I should have much to write about this time for the censorship regulations have [been] cut down and now I can tell you some of the many things I have wanted to. As you guessed I am in Saipan on the Mariane Islands, about 3200 miles from Hawaii and I don’t know how far from the house. [illegible] which is the capitol and most heavily populated of the Mariane group. Looks much like the islands of the Hawaiian group. The island is about fifteen miles long with a mountain of 1500 feet in the center, and which was the most fought for point in the battle. Three miles to the south is Tinian which is still swarming with Japs [the rest of this sentence was blacked out by the censor]. The boat ride from Oahu was a long one and a hot one. Each day as we progressed nearer the objective the Chaplain gave a short talk about the islands, the makeup of the naval forces, the enemy strength, the battle plan and so forth. We didn’t know where we were going on leaving Oahu and when we were told it was Saipan I think we were all pretty surprised. I was myself for I thought we wouldn’t take such a big hop quite yet. On our boat were mostly Marines [the rest of this sentence was blacked out by the censor]. Aside from a few submarine alerts and unidentified aircraft warnings the voyage was quite routine. I remember the night before D-Day when we first caught a look at the island. It was about three o’clock in the morning and we could stand on deck and see the battleships, cruisers and destroyers bombarding the island with their big shells. About a half hour later we had breakfast and it was a big one. Ration and a half for each man including steak, potatoes and the rest of it—more like a Sunday dinner. About this time H Hour was coming around and although the artillery doesn’t go in as assault troops, I really said a prayer for the Marines who hit the beach first. The Chaplain also had the boat quiet for a minute and said a few words. From our position on the boat we could watch the battle although we were quite a ways out and could only guess as to how we were making out. A few hours later rumors began to fly—we were going right along, then we were taking a beating and all versions were having their round. Almost every evening on the boat the Japs would send over a few planes and that began my first war experience I guess you’d call it. On the boat you go below and sit in the hot holds listening to the announcer give the location and speed of the enemy planes over the loud speaker and hope to hell they will miss you. One night I remember I was sweating more than usual, our own pom-poms and anti-aircraft started a barrage and I thought if they ever hit us we would go straight to the bottom. The first day after D-Day some of troops were ashore. I wasn’t among them and secretly I wasn’t disappointed. The scenes of battle were everywhere, the effect of the naval shells, the Japs own mortar fire on our troops and many bodies lying around, in all positions and all stages of decomposition. Sights that you hope you will never see again. Along the beach, in and out of the water, were wrecked tanks, alligator debris and a thousand things necessary to the campaign. The smell was terrible and the dust from tanks and vehicles was so thick you could hardly breathe. Well the first thing for the night was dig a foxhole and that first one I built was a stinker. I thought it was all right but when our artillery began to fire the thing almost caved in and the sand was all over me. I couldn’t hardly get out of the thing for fear of being shot and I wasn’t feeling too brave anyway. About the second day after I landed Dick came into camp looking dirty and disheveled. I knew he must be having it pretty tough in his outfit and I was pretty worried, but he had a big grin and I felt better. He had a lot to tell me, he gets up close to them and sees the Japs firsthand. He said he killed two Japs the day before and he had a nice flag taken from one of them. Well a little after dinner he had to leave, and that was about ten days before the battle was over and I felt anxious again, and kept hoping the thing would be over in a few days. Can you imagine Dick doing what he is doing? Every evening without fail the Japs would send over a plane to drop flares and keep a line on the situation, and who came to be known as “Bedcheck Charlie”. Later two began to appear and he was called “Bedpan Charlie”. One night they were circling over and dropped a few bombs, and I was laying in the foxhole hoping he wouldn’t get any closer when we opened up with our anti-aircraft and in a few minutes he was hit squarely and caught fire immediately. He dove to the ground and set off a mighty explosion. When he was hit you could hear the dogfaces for a mile or two around. All gave a big cheer. The guys that knocked him down were big favorites after that. About an hour later they bagged another Jap plane and he made a big flame too. Our jeeps have a radio that can get Frisco and at six o’clock we would listen to the news especially anxious to hear what they had to say about Saipan and hoping you were listening too. But when it came time for the GI programs, an air raid would sound and we would hit for the foxhole. Radio Tokyo is easy to get also and of course we always heard their version too. The reports would be exactly opposite and their reports of casualties about four times what we thought they should be. Tokyo also has a night program called the Zero Hour and dedicated to the American soldiers in the south Pacific. The nerve of the guys. Tokyo Rose speaks perfect English and tries your patience by recalling for you how nice it would be to be home and that sort of stuff. But the music is pretty fair and we don’t mind listening. Well the battle went on and I hadn’t seen Dick for about eight or nine days and I was hoping he would show up. He was in the front lines about five or six miles from our positions and it wasn’t too easy for us to get together, but he showed up with a lot of souvenirs and more dope. Said he killed two more one of them a Jap officer, and from him he got his bayonet, a pretty good one. About this time we were pushing the Japs back over the mountain and getting them cornered in the northern point, and Dick thought it would be over in a day or two so I thought easier about him. In our battery we have a shower and that felt damn good to Dick who hadn’t cleaned up for sometime. Our rations were mostly K-rations, single boxes one for each meal and pretty good. We had plenty of them and nobody lacked enough to eat. Cigarettes and toilet supplies are also issued gratis. On the fourth we celebrated by eating a first meal from the kitchen. By this time Aslito airfield was well in our hands and many of our Thunderbolts were already based there, and they looked mighty good. During the night the Japs from Tinian would send over a little artillery fire but it did not damage [anything] and I believe we knocked them out in short order. The report of the Jap navy being around didn’t make me feel better although I was sure we could stop them. Jap opposition from the boats in the sea was practically nothing as far as Saipan itself is concerned. The Jap soldiers were interned in stockades or wire enclosed areas and separated. I wanted to see them so one day we took a walk down and had a look. There are about forty thousand civilians on the island I believe and there were plenty of them crowded in the wire. The women had nothing on above the waist and they had no modesty at all. They were dirty, thin, bewildered and there was more small children than I ever saw. The Koreans were separated from the Japs. Later we saw the two Jap prisoner soldiers. I get a hell of a hatred when I see them, and I wish they were all dead. About 85 percent of the population is Jap with the balance, Koreans and Chamorros, who are a half Filipino and [half] Spanish. Later things began to quiet down and the battle was coming to an end. At this time the Japs got saked up and made their last ditch stand and were successful for a while. Dick was in on that and told me that he was caught on the beach by the Japs and had to be taken off on an alligator. He has had some close shaves and told me of times he thought sure they would get him, but he just laughs about it. He killed a Jap officer with a grenade and then shot the hell out of him to be sure. He looks very good, and now that the campaign is over we’ll have it easy at least for a little while. He was down yesterday and the day before and it’s mighty swell to have him around.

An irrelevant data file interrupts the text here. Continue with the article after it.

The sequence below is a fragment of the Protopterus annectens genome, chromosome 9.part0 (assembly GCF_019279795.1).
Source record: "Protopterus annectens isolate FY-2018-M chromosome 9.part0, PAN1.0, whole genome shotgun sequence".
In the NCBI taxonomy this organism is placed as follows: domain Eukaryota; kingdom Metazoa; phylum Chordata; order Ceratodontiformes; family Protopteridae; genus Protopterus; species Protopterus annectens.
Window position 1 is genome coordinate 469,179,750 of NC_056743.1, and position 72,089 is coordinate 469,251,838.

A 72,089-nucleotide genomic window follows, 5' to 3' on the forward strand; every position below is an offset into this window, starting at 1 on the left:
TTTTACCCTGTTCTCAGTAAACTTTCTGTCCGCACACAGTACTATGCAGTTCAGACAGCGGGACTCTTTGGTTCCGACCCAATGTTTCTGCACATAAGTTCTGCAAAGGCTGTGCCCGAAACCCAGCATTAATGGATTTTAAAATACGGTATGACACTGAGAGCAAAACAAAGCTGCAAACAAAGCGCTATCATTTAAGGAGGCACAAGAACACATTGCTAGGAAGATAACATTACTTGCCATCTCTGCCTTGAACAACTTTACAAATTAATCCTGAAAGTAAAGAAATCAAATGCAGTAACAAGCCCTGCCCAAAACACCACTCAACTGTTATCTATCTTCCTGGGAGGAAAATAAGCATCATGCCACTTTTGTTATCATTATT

Well the campaign for Saipan is over and now the island is humming with repair work and defensive installations, but each night we can see flares on the mountain where the Marines are rounding up small pockets of snipers or civilians. Many Jap trucks have been put to use and one of them is a water wagon and that has helped to hold the dust down. One Jap truck was caught in our area, a repair truck and pretty well equipped. Some of the dark boys fixed it up and used the motor for a pump. The Japs had plenty of bikes and you can see them everywhere, many wrecked ones but many in use. Most of the civilian cars are Fords and in Headquarters the boys got a 1940 model in good shape. They have it running in good order now.
It looks like the Japs kept the other nationalities in pretty much servitude from the stories they tell and the looks of their homes. All of the houses I have seen are grass and tree limbs but everyone has a reinforced concrete cellar and stocked with Jap array supplies. In Chalan Kanoa the buildings are thick concrete. Apparently the Japs were making every house a strong point.
Well the biggest part is over now, and twice in the last week have seen a movie—old ones but they looked good. And we even have a little time for a bridge game. Doesn’t seem to add up does it? We are pretty close to the Jap homeland and are set for big things now—from now on it will be the clue chips.
I have written quite a bit (probably the censor is using every profane word in his vocabulary on me) but I know you will be interested and perhaps there are many other things you wonder about. Dick and I are fine and not the least bit worried. The main topic is when will we get home. The rumor is that President Roosevelt made a statement that a surprise was in store for the Saipan soldiers. Have you heard it?
The mail has been coming in good but we haven’t received any papers or packages since leaving Oahu but I can understand that. I am anxious to take those dozen back Free Presses and get together with Dick about that. I think I had best stop now—this has been quite a job.